Free Radicals & Antioxidants

“Free Radicals” and “antioxidants” are words commonly tossed around in conversation and exploited by food manufacturers. But in reality, these concepts are essential to understand in order to maximize the benefit from our foods and to avoid falling into marketing traps.

Free radicals are unstable molecules (due to their unpaired electrons) which do damage to our body’s tissues via oxidation. The damage is done when these free radicals react with/oxidate other molecules within the body. The craziest part is that free radicals cause a chain reaction of oxidation! The continual detriment caused by free radical oxidation has been linked to many chronic diseases like cancer, heart disease, and diabetes. The Academy of Nutrition and Dietetics (AND) makes a great analogy: “In your body, the antioxidant process is similar to stopping an apple from browning. Once you cut an apple, it begins to brown, but if you dip it in orange juice, which contains vitamin C, it stays white.” YIKES! Unhealthy foods like overly processed, fried, or burnt/charbroiled foods are sources of free radical creation. Avoid those for sure.

But there are ways to reduce these free radicals and prevent damage to our body. Cue to those wonderful antioxidants that we all know and love. Antioxidants are naturally found in our foods to help slow these free radicals down. Beware that many food manufacturers will advertise that their foods have high antioxidants. Berries and fruit have been the biggest vehicle for this. Pomegranate juice may provide from vitamins and antioxidants, but it comes at the price of ADDED sugar. It can turn a healthful source of antioxidants into a gut busting drink. Read the labels and try to transition into eating whole fruits and vegetables.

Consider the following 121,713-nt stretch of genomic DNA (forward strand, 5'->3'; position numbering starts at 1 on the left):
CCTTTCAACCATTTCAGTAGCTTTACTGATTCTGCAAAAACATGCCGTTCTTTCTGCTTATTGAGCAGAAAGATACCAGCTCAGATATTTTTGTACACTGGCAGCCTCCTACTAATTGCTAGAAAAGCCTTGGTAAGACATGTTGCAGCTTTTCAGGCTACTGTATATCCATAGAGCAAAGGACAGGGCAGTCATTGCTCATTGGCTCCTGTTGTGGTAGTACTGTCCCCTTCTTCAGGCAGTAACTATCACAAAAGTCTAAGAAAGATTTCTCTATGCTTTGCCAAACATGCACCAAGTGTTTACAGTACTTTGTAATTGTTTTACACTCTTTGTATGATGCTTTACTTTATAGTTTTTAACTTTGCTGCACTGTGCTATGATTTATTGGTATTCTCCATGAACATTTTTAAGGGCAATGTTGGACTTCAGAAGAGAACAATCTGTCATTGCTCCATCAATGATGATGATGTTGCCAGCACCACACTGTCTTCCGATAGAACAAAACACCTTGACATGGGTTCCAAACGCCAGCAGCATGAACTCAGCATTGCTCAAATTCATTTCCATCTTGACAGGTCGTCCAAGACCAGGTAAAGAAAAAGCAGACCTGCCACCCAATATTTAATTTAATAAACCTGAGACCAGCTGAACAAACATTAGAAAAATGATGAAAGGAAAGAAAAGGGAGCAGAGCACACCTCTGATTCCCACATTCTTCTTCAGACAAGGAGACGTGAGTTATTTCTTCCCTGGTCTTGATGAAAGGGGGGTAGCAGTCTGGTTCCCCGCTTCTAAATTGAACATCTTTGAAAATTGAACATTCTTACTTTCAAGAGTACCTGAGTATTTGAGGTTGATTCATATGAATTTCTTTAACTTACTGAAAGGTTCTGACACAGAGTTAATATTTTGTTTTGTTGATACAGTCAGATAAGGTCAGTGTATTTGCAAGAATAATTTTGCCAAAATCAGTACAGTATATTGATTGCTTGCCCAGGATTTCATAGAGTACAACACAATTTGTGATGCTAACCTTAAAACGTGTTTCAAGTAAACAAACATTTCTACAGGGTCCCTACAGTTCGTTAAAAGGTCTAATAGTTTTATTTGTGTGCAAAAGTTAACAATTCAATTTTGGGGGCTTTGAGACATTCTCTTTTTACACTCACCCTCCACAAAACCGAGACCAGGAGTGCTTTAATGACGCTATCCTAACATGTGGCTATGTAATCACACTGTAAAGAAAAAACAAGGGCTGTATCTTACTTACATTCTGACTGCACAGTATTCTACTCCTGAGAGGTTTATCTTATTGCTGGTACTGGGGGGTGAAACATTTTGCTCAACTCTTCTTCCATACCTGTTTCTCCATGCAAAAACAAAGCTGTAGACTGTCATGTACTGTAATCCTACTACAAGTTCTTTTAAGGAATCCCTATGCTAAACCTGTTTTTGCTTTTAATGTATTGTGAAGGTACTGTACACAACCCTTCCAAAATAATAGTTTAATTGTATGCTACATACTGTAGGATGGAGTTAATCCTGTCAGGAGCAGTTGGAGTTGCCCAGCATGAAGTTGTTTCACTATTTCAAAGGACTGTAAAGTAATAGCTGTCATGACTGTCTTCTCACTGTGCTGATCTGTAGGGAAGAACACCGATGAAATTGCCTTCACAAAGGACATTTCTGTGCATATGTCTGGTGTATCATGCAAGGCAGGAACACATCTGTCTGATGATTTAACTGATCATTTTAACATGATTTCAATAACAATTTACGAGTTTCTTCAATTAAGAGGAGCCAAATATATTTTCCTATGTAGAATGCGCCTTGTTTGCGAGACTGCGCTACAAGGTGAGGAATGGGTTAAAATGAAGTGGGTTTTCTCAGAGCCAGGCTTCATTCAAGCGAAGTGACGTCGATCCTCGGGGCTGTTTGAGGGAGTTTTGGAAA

Per the AND: Antioxidants can be found in many foods, including fruits and vegetables, nuts, grains, some meats, poultry and fish, tea and red wine:

  • Vitamin A and carotenoids are found in carrots, squash, broccoli, tomatoes, peaches, apricots and other brightly colored fruits.
  • Vitamin C is found in citrus fruits like oranges and grapefruit, as well as green peppers, broccoli and other green, leafy vegetables.
  • Vitamin E can be found in nuts and seeds, whole grains, green leafy vegetables and vegetable and liver oil.
  • Selenium can be found in fish and shellfish, red meat, grains, eggs, chicken and garlic.

To help boost your health, try incorporating more whole (and dark colored) fruits, vegetables, and grains in your diet along with these other sources. They provide the vitamins and minerals to prevent free radical oxidation within the body.

Antioxidants do a body good.

Thomas Ngo 🙂
Dietetic Intern
NASM Certified Personal Trainer

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